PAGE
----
Monwabisi Faltein was charged with breaching security measures and dereliction of duties. According to the charge sheet, he created a security safety risk by switching off lights at the A-unit office before Yeko’s escape. Faltein then failed to conduct regular visits to A-unit cells while performing a second night shift, which facilitated Yeko’s escape. Another of four officers charged over Yeko’s escape was exonerated of the charges against him. The hearing against two more officials will resume in January. The Police and Prisons Civil Rights Union (Popcru) indicated that it would appeal the guilty verdict as Faltein had been dismissed “prematurely”.
by Siyavuya Mzantsi
The National Union of Mineworkers (NUM) members employed by Wilson Bailey Homes and Ovcon (WBHO) in Kwazulu-Natal are determined to stop the employer in its attempt to casualize the Civil Engineering Industry. NUM and WBHO have been in Section 189A consultation meetings since 02 October 2017 where the employer has been insisting that they want to restructure the company into a construction management entity which will be tendering for jobs and give them to subcontractors at low rates than provided by the Bargaining Council for Civil Engineering Industry (BCCEI).
The NUM is strongly opposed to the retrenchment of 47 NUM members by WBHO in Kwazulu-Natal. The company issued Section 189 of the Labour Relations Act to initially retrench 58 workers but after consultations with the NUM, the number was brought down to 47. NUM says it will not allow the company to do down variation on the employment standards in the industry and defend its gains until the last drop of blood. NUM is calling upon the Bargaining Council to intervene.
ANA reports that the Congress of South African Trade Unions (Cosatu) on Friday, came out strongly against the use of Public Investment Corporation (PIC) funds to bail out cash strapped state-owned enterprises, unless SAA becomes an investment worthy enterprises. “Cosatu wants to make it clear to government that the PIC is not a slush fund. It is not there to balance the budget,” Cosatu parliamentary coordinator Matthew Parks said while briefing Parliament’s standing committee on appropriations said.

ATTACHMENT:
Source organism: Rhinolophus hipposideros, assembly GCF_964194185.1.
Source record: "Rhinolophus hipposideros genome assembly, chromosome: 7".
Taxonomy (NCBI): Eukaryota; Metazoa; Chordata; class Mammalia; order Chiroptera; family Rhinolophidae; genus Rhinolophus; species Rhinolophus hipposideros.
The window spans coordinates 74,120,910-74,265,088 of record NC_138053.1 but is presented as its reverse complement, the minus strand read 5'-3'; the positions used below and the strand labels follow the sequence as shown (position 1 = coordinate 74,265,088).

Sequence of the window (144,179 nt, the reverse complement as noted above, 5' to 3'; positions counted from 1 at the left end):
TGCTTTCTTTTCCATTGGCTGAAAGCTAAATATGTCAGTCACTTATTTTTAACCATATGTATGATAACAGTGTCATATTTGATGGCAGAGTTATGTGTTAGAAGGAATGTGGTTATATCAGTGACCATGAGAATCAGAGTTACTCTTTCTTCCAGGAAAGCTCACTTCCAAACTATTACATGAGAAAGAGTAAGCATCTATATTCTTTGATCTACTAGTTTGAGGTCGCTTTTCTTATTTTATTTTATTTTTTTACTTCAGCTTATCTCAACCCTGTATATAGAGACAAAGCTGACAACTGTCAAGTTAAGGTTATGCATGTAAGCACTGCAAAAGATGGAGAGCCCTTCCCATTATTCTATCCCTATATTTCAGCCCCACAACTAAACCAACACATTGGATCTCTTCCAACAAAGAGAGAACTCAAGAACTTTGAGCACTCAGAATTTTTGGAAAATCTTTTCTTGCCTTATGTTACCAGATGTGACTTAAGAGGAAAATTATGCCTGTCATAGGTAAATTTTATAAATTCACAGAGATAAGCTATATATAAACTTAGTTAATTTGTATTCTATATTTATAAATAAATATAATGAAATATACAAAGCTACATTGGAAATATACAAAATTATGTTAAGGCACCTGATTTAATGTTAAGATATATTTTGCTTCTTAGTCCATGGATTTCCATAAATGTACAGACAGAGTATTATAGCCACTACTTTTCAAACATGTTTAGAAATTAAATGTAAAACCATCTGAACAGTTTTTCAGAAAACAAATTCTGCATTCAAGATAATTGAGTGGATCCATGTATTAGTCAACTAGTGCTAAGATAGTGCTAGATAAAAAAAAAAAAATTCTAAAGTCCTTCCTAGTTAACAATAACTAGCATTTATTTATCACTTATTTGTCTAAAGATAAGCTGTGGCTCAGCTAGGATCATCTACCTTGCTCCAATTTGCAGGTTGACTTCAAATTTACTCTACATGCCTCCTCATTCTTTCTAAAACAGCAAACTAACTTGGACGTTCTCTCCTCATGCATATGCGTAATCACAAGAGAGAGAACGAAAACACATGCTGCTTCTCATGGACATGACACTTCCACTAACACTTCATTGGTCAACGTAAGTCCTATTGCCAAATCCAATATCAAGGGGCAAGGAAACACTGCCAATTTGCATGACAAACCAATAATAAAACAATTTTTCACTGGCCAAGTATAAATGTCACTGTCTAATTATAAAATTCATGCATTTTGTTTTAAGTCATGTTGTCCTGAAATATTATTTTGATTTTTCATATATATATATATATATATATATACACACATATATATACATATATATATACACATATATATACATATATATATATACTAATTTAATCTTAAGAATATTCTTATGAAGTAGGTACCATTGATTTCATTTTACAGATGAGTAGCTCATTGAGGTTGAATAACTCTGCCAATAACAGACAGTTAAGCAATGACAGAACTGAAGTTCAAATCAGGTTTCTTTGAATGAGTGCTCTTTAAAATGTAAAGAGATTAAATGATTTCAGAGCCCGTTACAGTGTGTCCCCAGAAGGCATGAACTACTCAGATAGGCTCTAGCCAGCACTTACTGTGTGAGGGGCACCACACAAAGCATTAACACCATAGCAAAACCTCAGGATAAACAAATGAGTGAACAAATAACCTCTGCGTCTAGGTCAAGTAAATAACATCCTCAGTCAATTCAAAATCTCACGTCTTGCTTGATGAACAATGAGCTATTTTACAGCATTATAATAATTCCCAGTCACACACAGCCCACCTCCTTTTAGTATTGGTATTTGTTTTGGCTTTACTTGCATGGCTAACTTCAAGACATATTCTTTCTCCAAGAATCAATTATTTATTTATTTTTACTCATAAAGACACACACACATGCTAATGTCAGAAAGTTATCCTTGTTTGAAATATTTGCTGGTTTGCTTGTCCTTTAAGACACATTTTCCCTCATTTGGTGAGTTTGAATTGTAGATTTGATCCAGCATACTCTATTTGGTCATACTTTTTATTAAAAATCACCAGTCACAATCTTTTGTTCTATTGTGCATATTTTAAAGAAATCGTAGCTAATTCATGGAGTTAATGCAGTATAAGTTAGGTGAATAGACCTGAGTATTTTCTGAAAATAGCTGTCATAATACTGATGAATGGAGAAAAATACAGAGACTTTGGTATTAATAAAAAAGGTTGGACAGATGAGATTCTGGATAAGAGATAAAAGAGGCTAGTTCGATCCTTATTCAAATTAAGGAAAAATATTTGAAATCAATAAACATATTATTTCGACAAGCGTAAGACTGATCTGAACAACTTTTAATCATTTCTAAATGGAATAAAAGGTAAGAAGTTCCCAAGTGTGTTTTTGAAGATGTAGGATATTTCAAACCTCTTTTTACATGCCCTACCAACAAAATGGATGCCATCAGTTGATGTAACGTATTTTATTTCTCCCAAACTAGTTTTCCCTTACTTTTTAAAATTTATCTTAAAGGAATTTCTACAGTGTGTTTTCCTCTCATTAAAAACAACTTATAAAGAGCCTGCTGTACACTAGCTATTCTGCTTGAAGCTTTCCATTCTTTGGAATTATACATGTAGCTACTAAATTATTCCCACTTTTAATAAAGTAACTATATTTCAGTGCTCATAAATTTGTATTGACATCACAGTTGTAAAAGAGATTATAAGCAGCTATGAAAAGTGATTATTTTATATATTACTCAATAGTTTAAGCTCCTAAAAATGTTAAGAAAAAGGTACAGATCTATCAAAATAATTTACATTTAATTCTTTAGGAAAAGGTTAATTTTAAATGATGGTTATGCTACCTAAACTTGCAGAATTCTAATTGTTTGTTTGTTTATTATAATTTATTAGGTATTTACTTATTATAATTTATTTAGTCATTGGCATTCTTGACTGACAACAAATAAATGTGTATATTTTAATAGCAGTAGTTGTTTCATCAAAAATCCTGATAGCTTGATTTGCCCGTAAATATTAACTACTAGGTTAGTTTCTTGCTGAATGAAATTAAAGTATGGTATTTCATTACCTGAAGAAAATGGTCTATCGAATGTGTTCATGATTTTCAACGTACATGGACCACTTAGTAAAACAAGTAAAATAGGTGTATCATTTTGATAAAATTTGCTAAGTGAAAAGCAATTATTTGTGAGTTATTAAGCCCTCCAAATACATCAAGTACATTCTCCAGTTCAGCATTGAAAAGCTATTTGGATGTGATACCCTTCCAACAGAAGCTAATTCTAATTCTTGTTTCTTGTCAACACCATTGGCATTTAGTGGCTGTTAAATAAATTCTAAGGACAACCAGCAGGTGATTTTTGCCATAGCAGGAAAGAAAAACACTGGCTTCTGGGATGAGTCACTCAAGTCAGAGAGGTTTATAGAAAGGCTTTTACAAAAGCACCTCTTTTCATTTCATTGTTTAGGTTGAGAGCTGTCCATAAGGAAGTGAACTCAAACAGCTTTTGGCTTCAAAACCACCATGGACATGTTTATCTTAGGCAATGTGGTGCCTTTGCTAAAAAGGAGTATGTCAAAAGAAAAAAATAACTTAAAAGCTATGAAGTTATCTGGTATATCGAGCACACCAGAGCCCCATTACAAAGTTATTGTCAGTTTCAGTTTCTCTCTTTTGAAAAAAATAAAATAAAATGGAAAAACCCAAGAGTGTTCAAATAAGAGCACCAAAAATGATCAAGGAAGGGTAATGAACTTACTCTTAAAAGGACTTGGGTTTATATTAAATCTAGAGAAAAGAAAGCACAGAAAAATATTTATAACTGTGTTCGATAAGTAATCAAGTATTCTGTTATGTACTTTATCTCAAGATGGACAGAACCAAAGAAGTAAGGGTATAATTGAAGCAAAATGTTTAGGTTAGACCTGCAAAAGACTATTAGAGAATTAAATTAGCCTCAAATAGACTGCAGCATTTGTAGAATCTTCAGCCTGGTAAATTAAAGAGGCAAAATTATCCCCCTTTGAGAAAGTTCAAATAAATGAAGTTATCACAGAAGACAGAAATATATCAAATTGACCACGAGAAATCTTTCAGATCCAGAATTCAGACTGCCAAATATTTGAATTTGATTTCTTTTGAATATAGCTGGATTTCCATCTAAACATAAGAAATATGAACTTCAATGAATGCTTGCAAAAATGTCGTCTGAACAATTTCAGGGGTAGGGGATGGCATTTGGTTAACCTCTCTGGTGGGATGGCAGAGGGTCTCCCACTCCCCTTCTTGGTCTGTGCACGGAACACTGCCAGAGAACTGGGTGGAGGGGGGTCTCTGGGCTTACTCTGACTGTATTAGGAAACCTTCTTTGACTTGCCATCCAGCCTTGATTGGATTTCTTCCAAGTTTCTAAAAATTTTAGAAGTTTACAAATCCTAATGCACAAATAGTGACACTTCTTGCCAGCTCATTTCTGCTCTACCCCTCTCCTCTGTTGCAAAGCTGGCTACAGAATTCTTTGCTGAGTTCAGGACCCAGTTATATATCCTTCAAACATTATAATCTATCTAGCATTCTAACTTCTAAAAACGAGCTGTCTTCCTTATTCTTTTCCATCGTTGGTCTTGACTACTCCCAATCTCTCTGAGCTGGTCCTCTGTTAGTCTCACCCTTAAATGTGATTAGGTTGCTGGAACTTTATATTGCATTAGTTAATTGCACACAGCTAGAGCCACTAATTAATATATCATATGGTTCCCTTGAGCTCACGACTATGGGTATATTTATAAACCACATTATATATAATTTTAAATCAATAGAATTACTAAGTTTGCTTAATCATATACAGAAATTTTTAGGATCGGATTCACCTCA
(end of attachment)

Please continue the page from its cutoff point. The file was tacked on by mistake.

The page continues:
“It’s is not a kitty for cash strapped ministries. It is not a bailout for funds for state owned enterprises that have been running into the ground by corrupt leaders.” Cosatu welcomed the overhauling of the South African Airways (SAA) board, specifically than of its former chairwoman, Dudu Myeni, but said this was not enough. The trade union federation said it also wanted SAA, along with Eskom and the Passenger Rail Agency of South Africa removed from the department of public enterprises (DPE). “It has failed miserable. We really don’t understand why we have this department,” said Parks. “We propose the staff of DPE absorbed by the DTI [department of trade and investment], or whatever.”
by Chantall Presence
EWN reports that the National Union of Mineworkers (NUM) says it will serve another 48-hour notice to go on strike in the coal sector if it cannot reach an agreement with employers on Monday. The union has postponed the strike which was due to officially begin tomorrow as some of the coal companies are proposing a new wage offer.
The NUM is demanding a R1,100 once off offer for this year, as well as an 8% and 9,5% wage increases for 2018 and 2019 respectively. Employers are only offering a R600 once off along with a 7.5% hike for 2018 and 2019. The NUM’s Livhuwani Mammburu says, “Our members are the ones who were given as a mandate to say don’t file the notice now, let us see what these companies are going to offer on Monday. “And then, if they offer something good, they will accept but if they don’t offer something good, our members will immediately give us a mandate to go on strike.”
by Koketso Motau
The Citizen reports that former Tshwane Metro Police Department (TMPD) trainees chanted outside Tshwane House on Wednesday demanding to be reinstated and accusing mayor Solly Msimanga of “lying” and promising them “heaven and earth”, yet not doing anything. About 200 former TMPD trainees claimed they completed training courses and received diplomas, but have been without work for three years. The trainees were initially recruited by the former ANC-led municipality for deployment, but after failing a subject in their exams in 2013, their contracts were terminated.
But they were afforded an opportunity by the former ANC-led administration to complete the course last year and Msimanga, during his election campaign, promised to reinstate them once he took office. Derrick Kissoonduth, MMC on community safety, said the trainees only completed the first phase of training and that there were hurdles to offering them permanent employment as security guards. He advised: “I have spoken to the city manager and the mayor, but to re-employ them is a process. We suggested taking them on as security guards but, first, we need money for salaries and then uniforms. This was not budgeted for when this decision was made.”
by Rorisang Kgosana